The family of Travis King, the Racine soldier held in North Korea, is making a public plea for his return to federal officials, including Vice President Kamala Harris, as she was in the area Thursday to tout the president’s economic agenda.
Harris was asked by TMJ4 reporter Charles Benson at Thursday’s event what more could be done to help return King to the U.S. and whether or not she has spoken to or met with the family.
“First of all, it’s just tragic,” Harris said. “I know how his family is suffering and we’re doing everything we can to bring him home. The Department of Defense is working actively on this, through our State Department, there’s a lot of activity on this. And we’re gonna do everything we can to bring him home.”
Members of King’s family lined the streets in Pleasant Prairie with images of King on T-shirts as the vice president’s motorcade drove by. King is a 2020 graduate of Park High School in Racine.
The family told national media outlets in recent days that they have contacted federal elected officials offices, including Sens. Ron Johnson and Tammy Baldwin, and Rep. Bryan Steil.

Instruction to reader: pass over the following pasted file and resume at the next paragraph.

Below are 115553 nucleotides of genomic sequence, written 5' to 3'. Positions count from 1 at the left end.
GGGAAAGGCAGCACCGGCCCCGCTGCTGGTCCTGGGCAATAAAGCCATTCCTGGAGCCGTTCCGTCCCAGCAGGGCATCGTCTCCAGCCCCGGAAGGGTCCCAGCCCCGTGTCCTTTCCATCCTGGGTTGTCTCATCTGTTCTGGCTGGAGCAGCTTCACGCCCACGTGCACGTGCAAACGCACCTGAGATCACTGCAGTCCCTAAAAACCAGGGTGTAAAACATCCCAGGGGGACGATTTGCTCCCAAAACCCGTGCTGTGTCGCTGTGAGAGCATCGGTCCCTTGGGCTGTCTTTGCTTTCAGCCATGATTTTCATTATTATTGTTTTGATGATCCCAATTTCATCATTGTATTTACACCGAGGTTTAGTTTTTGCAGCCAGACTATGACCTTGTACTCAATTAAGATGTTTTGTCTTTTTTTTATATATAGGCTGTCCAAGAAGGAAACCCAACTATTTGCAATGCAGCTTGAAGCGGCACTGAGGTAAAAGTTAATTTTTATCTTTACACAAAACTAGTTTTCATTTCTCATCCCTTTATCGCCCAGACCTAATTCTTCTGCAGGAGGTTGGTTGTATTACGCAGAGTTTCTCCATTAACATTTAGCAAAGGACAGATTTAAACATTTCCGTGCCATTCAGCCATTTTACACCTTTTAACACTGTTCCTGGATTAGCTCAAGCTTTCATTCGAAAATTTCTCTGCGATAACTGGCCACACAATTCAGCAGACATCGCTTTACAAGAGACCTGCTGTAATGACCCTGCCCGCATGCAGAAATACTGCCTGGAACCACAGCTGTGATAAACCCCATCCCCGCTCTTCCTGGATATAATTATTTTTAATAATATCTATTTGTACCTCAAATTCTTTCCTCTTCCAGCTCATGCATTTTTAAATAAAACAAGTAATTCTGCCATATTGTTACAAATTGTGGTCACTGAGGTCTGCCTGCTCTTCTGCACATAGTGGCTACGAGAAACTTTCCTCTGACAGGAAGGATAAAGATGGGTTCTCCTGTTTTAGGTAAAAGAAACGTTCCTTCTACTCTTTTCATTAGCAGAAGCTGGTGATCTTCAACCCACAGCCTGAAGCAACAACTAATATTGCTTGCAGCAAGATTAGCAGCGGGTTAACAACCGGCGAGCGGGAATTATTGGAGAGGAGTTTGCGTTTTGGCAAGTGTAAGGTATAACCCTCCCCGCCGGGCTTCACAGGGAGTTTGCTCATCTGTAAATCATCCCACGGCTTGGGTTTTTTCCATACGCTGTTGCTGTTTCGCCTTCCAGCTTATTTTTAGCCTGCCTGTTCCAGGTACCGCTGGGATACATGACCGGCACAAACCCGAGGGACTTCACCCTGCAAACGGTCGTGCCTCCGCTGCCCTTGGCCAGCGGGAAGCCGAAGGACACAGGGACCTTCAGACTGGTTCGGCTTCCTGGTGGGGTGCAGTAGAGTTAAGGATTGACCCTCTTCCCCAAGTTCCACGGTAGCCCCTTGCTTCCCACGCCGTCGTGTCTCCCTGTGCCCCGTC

U.S. officials say King, 23, bolted across the border on July 18 while on a public tour at the Demilitarized Zone. A day before, the U.S. Army private was supposed to travel to a base in the U.S.
He recently served two months in a South Korean prison for assault and was scheduled to return to Fort Bliss, Texas, where he could have faced additional military discipline and discharge, but departed the airport before boarding his plane.
King’s mother, Claudine Gates, told ABC News Wednesday that she doesn’t believe her son would have risked his life by escaping across the heavily fortified area.
“Travis would not just go over the border like that. He’s the type of kid he would’ve wanted to come home,” she said. “He knew just going across the border is basically committing suicide.”
The family added in the interview that King was struggling mentally months prior to his disappearance. He had been sending the family cryptic messages by phone or text.
“When he first went to Korea, he was sending pictures home and he was just so happy. And then, as time went on, he just started fading away. I didn’t hear from him anymore,” Gates said.
Gates said her life “just changed in the blink of an eye. … I was a very, very happy person. And now, I just worry.”
On Tuesday, U.S. officials confirmed that North Korea responded to a communication from the American-led United Nations Command, but said it was a simple “acknowledgement” that King was in the country and nothing further.
Drake Bentley can be reached at DBentley1@gannett.com.
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This article originally appeared on Milwaukee Journal Sentinel: Travis King’s family pleads with Vice President Kamala Harris for help